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5 votes
3 answers
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What is the history of $p < 0.05$ or 95% confidence?

I'm wondering what the history of $p < 0.05$ or using a 95% confidence interval is. I know that more nuanced reasoning would argue that there is nothing special about 0.05 or 95% (I think decision ...
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8 votes
1 answer
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Intuition about the coupon collector problem approaching a Gumbel distribution

The coupon collector's problem Let there be $n$ different types of coupons and we try to collect all of the types. We do this by independent random draws of coupons in which each type of coupon has an ...
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4 votes
1 answer
91 views

When was a random variable first called a "random variable"? And why is it called as such?

From measure theoretic foundations, it is clear that a random variable is neither random nor a variable. It is a deterministic function developed as follows: Construct probability space: $(\Omega, \...
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1 vote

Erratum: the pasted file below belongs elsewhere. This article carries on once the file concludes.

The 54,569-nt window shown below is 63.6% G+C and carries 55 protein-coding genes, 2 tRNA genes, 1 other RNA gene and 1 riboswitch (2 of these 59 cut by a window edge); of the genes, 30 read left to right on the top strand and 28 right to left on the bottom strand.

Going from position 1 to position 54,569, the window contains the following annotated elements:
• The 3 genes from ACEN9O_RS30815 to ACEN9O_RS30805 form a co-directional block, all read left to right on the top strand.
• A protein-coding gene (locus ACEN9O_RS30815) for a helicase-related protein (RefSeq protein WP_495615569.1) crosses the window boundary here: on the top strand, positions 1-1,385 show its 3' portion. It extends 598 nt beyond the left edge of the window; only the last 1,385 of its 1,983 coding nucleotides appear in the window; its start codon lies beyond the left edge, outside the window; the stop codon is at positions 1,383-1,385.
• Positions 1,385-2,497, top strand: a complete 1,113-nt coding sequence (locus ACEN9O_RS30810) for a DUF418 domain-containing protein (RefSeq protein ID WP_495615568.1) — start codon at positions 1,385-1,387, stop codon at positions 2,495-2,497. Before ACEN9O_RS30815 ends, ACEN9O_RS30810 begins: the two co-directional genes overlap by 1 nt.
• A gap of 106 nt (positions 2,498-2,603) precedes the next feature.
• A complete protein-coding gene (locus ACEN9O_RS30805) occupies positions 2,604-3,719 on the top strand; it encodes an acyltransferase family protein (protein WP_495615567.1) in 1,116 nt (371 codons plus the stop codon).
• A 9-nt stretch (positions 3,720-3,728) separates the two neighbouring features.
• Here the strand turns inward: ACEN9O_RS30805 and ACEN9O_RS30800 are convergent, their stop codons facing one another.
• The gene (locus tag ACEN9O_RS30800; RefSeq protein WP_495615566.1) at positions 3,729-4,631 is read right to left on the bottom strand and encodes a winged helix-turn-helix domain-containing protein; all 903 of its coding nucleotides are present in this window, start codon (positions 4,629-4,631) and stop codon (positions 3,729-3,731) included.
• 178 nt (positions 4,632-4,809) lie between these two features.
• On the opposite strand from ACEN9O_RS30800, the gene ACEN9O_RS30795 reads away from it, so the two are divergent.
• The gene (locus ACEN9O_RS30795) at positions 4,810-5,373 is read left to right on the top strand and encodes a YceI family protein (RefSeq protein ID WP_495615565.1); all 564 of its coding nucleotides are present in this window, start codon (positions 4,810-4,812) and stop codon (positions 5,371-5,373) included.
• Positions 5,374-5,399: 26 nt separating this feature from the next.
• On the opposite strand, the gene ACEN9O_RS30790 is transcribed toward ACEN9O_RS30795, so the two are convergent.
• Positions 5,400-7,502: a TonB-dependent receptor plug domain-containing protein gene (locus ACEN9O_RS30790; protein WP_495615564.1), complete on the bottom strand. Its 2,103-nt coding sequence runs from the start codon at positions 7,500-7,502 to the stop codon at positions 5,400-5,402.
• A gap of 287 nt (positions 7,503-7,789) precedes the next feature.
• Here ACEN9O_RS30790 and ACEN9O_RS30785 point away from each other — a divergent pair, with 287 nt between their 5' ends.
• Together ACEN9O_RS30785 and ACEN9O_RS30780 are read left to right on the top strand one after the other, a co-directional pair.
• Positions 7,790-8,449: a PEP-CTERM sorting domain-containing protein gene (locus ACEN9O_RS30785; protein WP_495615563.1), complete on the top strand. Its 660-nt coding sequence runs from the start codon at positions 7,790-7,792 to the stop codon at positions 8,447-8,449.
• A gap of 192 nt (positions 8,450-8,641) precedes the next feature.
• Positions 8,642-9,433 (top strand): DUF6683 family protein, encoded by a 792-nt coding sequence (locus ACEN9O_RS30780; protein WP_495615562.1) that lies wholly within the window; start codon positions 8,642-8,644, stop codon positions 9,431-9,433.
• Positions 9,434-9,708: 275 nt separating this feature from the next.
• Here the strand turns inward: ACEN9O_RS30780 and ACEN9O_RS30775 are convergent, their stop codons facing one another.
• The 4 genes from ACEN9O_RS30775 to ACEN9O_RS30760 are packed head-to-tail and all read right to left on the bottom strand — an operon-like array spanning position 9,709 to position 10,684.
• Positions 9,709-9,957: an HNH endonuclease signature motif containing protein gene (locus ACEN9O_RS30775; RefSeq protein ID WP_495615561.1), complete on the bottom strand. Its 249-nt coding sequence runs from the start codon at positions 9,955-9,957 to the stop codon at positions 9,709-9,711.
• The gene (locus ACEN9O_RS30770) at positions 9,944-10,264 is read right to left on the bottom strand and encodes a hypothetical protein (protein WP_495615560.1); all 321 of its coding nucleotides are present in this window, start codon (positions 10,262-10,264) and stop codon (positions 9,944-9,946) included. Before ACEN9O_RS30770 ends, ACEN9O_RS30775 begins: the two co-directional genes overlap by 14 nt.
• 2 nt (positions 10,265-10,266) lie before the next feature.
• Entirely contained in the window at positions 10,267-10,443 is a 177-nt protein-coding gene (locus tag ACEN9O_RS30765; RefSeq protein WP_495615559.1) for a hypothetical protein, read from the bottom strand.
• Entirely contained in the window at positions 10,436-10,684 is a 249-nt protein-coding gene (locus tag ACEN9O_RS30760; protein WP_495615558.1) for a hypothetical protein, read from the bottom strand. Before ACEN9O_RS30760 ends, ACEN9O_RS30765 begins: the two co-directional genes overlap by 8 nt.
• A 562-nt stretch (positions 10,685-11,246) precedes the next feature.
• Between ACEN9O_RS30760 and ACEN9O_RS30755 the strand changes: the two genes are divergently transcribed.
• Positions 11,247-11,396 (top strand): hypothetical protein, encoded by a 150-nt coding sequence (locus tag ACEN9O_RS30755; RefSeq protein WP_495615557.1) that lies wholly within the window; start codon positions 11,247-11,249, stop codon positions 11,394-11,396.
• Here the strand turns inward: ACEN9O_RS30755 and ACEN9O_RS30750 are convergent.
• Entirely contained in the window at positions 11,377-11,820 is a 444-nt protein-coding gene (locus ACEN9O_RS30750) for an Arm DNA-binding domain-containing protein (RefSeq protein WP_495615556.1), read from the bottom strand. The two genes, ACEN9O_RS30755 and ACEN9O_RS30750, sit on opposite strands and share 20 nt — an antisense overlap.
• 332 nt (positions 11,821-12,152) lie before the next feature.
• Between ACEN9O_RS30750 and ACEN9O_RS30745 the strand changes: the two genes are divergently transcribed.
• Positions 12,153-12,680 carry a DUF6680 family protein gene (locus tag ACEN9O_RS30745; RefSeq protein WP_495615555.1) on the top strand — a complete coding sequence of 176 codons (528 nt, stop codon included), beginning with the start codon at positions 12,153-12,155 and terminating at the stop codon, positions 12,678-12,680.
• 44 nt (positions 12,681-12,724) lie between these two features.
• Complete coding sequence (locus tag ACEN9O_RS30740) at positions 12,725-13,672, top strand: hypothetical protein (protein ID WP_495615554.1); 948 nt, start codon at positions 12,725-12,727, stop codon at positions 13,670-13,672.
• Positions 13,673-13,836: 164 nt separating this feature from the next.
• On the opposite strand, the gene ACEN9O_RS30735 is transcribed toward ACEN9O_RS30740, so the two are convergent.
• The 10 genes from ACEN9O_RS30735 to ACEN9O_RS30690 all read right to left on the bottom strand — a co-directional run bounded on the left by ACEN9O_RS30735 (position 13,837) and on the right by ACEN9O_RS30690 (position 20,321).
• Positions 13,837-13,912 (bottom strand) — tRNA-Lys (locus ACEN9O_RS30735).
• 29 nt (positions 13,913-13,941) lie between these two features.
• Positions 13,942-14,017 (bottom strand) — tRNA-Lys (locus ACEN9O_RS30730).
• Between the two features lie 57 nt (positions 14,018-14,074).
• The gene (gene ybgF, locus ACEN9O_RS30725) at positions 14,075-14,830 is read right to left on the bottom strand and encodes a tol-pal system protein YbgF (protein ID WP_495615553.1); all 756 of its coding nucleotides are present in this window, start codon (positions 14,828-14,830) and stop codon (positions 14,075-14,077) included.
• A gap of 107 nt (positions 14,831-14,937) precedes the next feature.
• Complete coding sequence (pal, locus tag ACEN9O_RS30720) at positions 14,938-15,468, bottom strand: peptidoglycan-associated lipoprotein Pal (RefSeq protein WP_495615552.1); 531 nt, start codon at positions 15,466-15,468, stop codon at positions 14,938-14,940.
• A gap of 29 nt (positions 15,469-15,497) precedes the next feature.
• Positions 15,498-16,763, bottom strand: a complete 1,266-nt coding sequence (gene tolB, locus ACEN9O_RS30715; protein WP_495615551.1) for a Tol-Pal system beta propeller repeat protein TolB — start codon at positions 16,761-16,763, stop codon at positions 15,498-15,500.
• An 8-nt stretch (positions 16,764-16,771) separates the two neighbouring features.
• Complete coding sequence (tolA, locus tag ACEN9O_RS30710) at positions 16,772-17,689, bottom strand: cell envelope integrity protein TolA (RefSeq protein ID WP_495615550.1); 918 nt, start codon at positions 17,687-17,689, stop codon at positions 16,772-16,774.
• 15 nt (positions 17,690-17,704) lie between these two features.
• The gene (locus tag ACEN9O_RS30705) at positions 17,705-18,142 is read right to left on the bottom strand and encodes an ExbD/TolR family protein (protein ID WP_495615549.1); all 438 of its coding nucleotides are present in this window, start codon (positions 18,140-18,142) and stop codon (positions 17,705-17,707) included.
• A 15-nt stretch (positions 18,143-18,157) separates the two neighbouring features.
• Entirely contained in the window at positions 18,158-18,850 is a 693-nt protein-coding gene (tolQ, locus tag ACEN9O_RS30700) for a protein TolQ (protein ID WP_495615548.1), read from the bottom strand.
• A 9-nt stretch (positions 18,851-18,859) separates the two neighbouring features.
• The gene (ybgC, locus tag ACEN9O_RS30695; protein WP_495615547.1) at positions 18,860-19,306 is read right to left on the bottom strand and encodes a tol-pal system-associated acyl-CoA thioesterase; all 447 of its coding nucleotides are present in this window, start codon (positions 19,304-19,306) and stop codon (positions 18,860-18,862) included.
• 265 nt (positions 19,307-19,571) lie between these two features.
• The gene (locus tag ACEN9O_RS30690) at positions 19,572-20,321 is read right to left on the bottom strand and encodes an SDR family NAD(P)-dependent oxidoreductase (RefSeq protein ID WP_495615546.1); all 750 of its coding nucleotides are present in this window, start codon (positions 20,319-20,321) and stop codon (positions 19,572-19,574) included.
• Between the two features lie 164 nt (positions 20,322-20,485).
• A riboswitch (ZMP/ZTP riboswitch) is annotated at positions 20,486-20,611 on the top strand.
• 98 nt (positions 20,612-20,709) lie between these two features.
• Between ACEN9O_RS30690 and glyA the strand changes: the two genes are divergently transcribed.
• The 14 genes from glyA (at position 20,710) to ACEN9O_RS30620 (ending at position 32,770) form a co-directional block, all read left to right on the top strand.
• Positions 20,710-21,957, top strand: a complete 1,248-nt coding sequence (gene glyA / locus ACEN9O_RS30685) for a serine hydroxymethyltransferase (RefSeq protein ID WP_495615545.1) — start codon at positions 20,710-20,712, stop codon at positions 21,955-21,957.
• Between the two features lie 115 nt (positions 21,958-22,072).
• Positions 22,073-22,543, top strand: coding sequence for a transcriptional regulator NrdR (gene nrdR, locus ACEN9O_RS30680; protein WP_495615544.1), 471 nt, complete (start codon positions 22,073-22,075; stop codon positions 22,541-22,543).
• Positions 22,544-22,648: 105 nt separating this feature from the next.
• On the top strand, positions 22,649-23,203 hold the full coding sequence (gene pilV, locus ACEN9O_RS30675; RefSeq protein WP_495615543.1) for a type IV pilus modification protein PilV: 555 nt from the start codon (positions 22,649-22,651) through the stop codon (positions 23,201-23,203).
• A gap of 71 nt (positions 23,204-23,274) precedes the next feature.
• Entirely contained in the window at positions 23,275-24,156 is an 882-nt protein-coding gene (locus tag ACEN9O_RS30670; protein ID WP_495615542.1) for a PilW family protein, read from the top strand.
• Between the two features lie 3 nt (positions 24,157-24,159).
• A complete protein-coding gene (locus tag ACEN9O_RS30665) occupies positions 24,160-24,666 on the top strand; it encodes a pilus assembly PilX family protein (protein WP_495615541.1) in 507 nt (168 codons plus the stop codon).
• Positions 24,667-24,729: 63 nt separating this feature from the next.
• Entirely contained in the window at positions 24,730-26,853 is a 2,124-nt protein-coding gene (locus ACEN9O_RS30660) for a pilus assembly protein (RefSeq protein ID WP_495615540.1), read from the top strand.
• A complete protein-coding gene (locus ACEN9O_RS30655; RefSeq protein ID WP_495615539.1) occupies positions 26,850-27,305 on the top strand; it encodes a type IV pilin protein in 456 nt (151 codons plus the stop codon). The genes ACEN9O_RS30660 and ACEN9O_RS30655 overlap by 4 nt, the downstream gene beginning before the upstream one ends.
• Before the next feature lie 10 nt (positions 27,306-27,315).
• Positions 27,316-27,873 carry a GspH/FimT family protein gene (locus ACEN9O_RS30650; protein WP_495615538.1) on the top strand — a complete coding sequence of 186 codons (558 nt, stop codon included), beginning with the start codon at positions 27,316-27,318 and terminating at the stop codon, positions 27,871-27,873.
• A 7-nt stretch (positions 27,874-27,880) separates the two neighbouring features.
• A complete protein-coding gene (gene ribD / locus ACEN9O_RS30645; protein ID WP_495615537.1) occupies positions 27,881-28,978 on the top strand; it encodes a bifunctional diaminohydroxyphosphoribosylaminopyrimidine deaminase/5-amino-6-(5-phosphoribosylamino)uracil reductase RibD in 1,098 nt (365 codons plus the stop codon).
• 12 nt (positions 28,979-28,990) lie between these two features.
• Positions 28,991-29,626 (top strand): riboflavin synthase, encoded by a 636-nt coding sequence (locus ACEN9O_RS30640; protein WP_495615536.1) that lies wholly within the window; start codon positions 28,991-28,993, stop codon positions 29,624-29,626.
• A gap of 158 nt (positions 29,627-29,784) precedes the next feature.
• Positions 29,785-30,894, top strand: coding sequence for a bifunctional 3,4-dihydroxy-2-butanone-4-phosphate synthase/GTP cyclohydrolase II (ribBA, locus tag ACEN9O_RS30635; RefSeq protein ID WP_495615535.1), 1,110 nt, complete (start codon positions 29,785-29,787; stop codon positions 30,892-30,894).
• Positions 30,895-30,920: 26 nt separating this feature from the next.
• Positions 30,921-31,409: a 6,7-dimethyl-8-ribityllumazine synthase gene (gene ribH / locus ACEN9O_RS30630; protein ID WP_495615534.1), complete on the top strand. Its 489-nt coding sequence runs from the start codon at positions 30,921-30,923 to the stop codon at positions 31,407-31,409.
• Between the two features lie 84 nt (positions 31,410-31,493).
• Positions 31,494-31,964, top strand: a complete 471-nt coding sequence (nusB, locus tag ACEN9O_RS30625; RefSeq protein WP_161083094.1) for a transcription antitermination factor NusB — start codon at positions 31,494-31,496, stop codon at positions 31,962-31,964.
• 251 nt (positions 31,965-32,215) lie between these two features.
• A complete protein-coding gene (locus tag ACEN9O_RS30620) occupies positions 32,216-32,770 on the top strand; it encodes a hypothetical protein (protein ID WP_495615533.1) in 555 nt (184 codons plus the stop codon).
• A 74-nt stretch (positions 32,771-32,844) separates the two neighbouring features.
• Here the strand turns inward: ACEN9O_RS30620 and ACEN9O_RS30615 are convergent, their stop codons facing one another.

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Relationship between conjoint measurement and conjoint analysis

The wikipedia page "Cojoint Analysis" says that conjoint analysis originated in mathematical psychology (without a reference) but also that it was developed by marketing professor Paul Green....
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2 votes
4 answers
339 views

Why didn't $\Pr \left( A \rightarrow B \right)$ catch on?

Students are conditioned to thinking in terms of IF-THEN statements even before high school, and courses offered at the university level often lead to the formalization of material implication. ...
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35 votes
1 answer
508 views

Reference: who introduced the tilde "~" notation to mean "has probability distribution..."?